Early Voting Wins “Chicken Preakness”

On March 3, 1966, Buckpasser came again in the stretch to edge Abe's Hope by a nose in the Flamingo Stakes, run at now-decommissioned but still-standing Hialeah Park in South Florida.

The race became known as the "Chicken Flamingo" because track management refused to conduct any wagering on the race, as they feared a massive "minus pool" because the coupled entry of Buckpasser and Stupendous — both were owned by Ogden Phipps — would have gone off at shorter odds than the 1-20 minimum payout ($2.10 for a $2 bet) adhered to at essentially all racetracks in North America.

This past Saturday, after all the "votes" had been counted, Early Voting won the 147th running of the Preakness by "a length and a tail" over Epicenter, who had also finished second in the Kentucky Derby, in which Early Voting did not run, not having raced since finishing second himself, a neck behind Mo Donegal, in Aqueduct's Wood Memorial, run four weeks before the Derby (within the adult memory of this observer, the Wood Memorial was run two weeks before the Derby).

But where was the Derby winner, Rich Strike?

That horse's connections elected to skip the Derby, choosing instead to await the Belmont Stakes, which will be run on June 11.

The last time a Derby winner took a pass on the Preakness, when an injury to the horse or other extenuating circumstances did not pertain, was in 1985, when Derby winner Spend A Buck was a no-show at Pimlico.

Why would the ownership of any horse who won the Derby abandon all hope of winning the Triple Crown so cavalierly?

The story began seven decades ago, when a prized stallion by the name of Nasrullah, bred in Ireland, was purchased by Arthur Hancock, owner of the prestigious Claiborne Farm (where Buckpasser was both born, and died) in Kentucky. While a few of Nasrullah's descendants did manage to win such races as the Preakness and even the Belmont, the vast majority of them were sprinters, prompting Dr. Steve Miller (not the '70s rock-and-roll artist), the "founding father" of the Dosage system, which classifies stallions based on what distances their progeny most excel at, to identify Nasrullah as a "Brilliant" chef-de-race.

Once Nasrullah's — and his sons and daughters', and their sons' and daughters' — influence on the breed became pervasive, not only did thoroughbred racehorses, and especially, American thoroughbred racehorses, become less inclined to do well at longer distances, particularly on dirt, but they also became more, how shall we say, delicate, getting injured more often, and needing more recovery time between races.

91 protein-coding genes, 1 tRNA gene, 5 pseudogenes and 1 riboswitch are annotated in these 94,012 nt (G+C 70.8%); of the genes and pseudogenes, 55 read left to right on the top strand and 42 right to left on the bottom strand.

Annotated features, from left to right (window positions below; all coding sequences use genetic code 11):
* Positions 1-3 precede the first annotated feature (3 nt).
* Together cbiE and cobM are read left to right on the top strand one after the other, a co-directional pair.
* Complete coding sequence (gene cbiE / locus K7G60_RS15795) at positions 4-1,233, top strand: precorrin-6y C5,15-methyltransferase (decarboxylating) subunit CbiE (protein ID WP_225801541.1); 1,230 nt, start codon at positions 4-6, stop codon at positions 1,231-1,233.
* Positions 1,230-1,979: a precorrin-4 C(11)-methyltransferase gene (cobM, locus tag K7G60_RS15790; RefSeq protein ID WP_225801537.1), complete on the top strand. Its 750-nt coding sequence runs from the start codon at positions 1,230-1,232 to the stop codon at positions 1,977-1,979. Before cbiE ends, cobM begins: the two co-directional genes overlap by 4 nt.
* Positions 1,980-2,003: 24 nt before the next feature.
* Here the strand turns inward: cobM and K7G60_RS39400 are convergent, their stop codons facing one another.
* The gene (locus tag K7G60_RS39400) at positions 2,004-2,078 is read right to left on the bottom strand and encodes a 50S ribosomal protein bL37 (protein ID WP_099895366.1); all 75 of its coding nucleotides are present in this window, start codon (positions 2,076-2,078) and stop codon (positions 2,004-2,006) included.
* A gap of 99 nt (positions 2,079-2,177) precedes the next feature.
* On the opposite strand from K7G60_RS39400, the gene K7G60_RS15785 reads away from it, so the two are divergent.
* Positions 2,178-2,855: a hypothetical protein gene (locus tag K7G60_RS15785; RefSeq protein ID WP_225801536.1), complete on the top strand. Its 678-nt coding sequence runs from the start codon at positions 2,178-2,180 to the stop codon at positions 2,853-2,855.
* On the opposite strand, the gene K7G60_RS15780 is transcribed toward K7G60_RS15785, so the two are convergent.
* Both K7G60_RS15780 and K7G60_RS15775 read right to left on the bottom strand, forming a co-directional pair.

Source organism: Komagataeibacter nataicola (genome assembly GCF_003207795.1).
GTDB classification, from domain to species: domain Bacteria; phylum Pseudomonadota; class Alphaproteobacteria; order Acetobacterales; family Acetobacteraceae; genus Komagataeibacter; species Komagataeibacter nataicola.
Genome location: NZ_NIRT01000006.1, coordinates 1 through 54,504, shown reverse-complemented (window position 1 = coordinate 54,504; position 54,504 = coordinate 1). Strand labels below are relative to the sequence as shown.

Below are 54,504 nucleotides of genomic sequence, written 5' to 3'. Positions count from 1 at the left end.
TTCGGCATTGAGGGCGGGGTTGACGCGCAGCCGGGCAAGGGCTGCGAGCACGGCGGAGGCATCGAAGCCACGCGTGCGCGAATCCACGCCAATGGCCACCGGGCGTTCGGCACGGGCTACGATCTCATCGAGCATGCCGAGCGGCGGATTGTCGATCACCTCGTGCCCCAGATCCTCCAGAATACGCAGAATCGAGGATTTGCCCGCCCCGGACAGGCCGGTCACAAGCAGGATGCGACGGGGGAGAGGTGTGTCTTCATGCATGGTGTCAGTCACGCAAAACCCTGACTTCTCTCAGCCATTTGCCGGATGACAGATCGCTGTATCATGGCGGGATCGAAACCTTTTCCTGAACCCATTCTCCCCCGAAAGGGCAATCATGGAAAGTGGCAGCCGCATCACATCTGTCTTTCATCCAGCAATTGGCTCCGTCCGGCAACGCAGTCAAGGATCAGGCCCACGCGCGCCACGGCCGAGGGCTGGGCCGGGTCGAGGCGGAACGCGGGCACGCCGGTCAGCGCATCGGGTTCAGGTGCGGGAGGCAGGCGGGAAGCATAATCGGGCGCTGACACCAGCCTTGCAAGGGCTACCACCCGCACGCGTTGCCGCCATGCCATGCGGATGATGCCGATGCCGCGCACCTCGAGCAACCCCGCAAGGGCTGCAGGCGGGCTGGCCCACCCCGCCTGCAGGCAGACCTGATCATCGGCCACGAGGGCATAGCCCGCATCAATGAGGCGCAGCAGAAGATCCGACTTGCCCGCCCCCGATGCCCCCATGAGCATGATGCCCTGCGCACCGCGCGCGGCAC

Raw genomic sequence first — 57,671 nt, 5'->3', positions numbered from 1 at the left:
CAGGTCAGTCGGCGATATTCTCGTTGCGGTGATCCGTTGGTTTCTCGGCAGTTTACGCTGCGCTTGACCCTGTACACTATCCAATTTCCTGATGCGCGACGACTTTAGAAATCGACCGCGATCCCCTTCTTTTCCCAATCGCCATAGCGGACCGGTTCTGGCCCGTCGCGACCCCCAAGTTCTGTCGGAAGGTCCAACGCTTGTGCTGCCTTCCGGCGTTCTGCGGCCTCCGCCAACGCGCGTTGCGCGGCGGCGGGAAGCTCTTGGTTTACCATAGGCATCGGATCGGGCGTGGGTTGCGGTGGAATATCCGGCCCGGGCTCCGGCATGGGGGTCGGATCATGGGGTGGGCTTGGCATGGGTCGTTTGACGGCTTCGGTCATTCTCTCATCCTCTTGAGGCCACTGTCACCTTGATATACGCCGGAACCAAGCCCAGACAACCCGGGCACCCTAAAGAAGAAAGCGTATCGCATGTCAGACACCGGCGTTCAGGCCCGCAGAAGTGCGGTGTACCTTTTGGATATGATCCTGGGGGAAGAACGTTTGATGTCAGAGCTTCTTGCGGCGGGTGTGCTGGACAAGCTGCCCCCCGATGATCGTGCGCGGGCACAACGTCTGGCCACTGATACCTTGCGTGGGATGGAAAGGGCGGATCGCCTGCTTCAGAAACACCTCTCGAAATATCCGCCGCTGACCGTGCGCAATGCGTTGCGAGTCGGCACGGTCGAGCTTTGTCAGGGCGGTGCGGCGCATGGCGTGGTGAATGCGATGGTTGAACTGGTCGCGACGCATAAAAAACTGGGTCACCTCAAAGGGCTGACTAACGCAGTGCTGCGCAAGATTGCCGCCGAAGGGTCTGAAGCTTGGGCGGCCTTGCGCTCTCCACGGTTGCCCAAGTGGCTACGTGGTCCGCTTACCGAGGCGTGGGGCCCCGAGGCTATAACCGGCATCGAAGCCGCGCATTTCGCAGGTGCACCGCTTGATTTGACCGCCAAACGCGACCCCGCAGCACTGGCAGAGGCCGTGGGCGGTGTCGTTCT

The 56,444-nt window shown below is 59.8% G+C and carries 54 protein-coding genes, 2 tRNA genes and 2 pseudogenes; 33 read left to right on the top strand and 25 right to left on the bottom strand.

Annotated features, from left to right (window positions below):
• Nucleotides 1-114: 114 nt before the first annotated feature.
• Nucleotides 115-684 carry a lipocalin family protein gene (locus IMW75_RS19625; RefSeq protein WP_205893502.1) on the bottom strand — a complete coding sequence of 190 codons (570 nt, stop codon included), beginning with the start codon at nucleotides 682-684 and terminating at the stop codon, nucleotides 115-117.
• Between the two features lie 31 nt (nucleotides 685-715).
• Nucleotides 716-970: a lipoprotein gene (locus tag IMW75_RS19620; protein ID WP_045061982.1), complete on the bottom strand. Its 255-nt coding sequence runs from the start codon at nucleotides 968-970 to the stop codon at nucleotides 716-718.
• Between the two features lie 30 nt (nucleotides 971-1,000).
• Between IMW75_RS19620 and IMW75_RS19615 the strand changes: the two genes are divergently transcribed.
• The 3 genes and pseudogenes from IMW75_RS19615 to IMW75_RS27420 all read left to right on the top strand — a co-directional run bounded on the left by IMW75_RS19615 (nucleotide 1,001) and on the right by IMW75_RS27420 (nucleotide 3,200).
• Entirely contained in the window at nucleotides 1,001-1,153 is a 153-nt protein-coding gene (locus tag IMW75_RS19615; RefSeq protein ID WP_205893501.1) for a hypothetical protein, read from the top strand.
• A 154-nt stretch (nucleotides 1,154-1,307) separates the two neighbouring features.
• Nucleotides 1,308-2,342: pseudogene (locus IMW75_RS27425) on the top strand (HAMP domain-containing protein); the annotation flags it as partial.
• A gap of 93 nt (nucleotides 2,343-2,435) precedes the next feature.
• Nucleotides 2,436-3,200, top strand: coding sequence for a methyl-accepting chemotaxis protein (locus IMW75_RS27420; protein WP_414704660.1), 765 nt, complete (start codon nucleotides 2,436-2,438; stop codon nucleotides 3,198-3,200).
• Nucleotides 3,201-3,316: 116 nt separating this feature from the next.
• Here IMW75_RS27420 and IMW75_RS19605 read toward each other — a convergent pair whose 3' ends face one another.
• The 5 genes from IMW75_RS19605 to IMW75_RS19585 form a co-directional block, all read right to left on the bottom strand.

(Another major, and predictable, effect of Nasrullah's influence on the breed has been that six furlongs, the quintessential sprint distance, quickly became far and away the most common distance of thoroughbred horse races run in North America, a situation that holds true to the present day).

In light of these developments, many in the industry have, at various times, proposed that the three Triple Crown races be contested over a longer time span than the "traditional" five weeks — but after first American Pharoah in 2015, and then Justify in 2018, won the Triple Crown (American Pharoah having become the first Triple Crown winner since Affirmed in 1978), such talk was set aside for the time being.

But then the COVID-19 pandemic hit.

Not only did the pandemic end up lengthening the time frame over which the three Triple Crown races were held, but it also caused the races to be contested in a different order: The Belmont, normally the last leg of the series, was run first in 2020 — on June 20, not only two weeks later than it would otherwise have taken place, but also at the abbreviated distance of a mile and an eighth instead of its usual mile and a half. A whopping 11 weeks later, on September 5 (exactly four months later than originally scheduled), the Derby was run, followed four weeks later by the Preakness.

And did the sky fall?


Plus, since the major prep races for the Triple Crown are already being held longer before the Derby than they used to, it only makes sense for the Triple Crown races themselves to be spread further apart.

Perhaps not over 15 weeks, as in 2020.

Nine weeks sounds about right.

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